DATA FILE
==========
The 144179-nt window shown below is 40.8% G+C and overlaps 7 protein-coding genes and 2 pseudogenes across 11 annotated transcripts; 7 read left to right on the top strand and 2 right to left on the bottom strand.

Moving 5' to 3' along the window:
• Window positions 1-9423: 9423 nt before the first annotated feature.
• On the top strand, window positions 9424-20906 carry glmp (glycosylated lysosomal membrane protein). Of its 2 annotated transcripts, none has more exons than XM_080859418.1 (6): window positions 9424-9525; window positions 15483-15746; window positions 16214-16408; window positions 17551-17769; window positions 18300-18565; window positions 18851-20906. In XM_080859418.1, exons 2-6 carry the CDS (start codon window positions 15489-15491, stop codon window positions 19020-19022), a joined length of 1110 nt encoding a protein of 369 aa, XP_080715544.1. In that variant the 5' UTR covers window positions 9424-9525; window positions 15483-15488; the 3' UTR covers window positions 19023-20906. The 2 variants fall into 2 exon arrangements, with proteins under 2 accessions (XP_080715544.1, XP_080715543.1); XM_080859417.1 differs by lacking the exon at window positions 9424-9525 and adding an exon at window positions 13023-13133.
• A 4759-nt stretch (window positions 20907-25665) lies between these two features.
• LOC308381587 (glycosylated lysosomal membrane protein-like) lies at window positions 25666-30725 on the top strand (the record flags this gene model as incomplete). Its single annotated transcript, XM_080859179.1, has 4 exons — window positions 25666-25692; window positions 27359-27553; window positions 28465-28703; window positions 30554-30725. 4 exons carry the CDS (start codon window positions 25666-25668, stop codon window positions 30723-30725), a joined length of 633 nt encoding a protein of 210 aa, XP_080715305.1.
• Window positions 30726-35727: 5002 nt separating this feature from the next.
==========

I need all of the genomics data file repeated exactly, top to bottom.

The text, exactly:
The 144179-nt window shown below is 40.8% G+C and overlaps 7 protein-coding genes and 2 pseudogenes across 11 annotated transcripts; 7 read left to right on the top strand and 2 right to left on the bottom strand.

Moving 5' to 3' along the window:
• Window positions 1-9423: 9423 nt before the first annotated feature.
• On the top strand, window positions 9424-20906 carry glmp (glycosylated lysosomal membrane protein). Of its 2 annotated transcripts, none has more exons than XM_080859418.1 (6): window positions 9424-9525; window positions 15483-15746; window positions 16214-16408; window positions 17551-17769; window positions 18300-18565; window positions 18851-20906. In XM_080859418.1, exons 2-6 carry the CDS (start codon window positions 15489-15491, stop codon window positions 19020-19022), a joined length of 1110 nt encoding a protein of 369 aa, XP_080715544.1. In that variant the 5' UTR covers window positions 9424-9525; window positions 15483-15488; the 3' UTR covers window positions 19023-20906. The 2 variants fall into 2 exon arrangements, with proteins under 2 accessions (XP_080715544.1, XP_080715543.1); XM_080859417.1 differs by lacking the exon at window positions 9424-9525 and adding an exon at window positions 13023-13133.
• A 4759-nt stretch (window positions 20907-25665) lies between these two features.
• LOC308381587 (glycosylated lysosomal membrane protein-like) lies at window positions 25666-30725 on the top strand (the record flags this gene model as incomplete). Its single annotated transcript, XM_080859179.1, has 4 exons — window positions 25666-25692; window positions 27359-27553; window positions 28465-28703; window positions 30554-30725. 4 exons carry the CDS (start codon window positions 25666-25668, stop codon window positions 30723-30725), a joined length of 633 nt encoding a protein of 210 aa, XP_080715305.1.
• Window positions 30726-35727: 5002 nt separating this feature from the next.